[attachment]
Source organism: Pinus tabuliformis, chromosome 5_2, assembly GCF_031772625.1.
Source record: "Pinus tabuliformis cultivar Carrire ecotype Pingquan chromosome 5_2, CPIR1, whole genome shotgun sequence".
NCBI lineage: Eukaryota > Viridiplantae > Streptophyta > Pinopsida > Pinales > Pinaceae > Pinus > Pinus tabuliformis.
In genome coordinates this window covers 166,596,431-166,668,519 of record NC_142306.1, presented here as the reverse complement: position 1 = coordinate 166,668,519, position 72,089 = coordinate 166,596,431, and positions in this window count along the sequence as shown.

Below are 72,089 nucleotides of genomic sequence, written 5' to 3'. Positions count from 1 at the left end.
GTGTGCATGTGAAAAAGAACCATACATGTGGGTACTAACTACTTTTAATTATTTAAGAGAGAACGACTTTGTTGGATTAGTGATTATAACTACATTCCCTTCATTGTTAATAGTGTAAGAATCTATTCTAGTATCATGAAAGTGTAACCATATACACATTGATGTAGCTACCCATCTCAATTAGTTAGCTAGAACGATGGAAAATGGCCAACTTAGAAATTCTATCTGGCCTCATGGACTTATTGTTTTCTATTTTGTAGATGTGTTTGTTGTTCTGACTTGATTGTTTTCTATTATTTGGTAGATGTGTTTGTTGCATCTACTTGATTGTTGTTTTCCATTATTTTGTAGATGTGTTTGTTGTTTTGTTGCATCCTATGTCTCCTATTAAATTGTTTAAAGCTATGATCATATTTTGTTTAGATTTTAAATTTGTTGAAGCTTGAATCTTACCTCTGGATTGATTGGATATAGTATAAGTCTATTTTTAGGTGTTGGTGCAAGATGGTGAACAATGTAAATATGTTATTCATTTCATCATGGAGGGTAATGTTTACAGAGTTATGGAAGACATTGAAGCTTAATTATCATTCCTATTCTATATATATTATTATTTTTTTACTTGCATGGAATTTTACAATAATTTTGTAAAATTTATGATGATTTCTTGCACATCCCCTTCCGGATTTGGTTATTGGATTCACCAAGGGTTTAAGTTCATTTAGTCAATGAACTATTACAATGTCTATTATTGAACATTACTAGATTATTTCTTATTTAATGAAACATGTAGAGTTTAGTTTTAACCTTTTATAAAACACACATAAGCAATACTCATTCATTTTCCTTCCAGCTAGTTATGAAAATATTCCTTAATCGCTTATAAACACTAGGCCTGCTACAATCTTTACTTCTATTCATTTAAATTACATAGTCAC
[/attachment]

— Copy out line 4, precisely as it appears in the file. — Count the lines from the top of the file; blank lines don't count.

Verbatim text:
In genome coordinates this window covers 166,596,431-166,668,519 of record NC_142306.1, presented here as the reverse complement: position 1 = coordinate 166,668,519, position 72,089 = coordinate 166,596,431, and positions in this window count along the sequence as shown.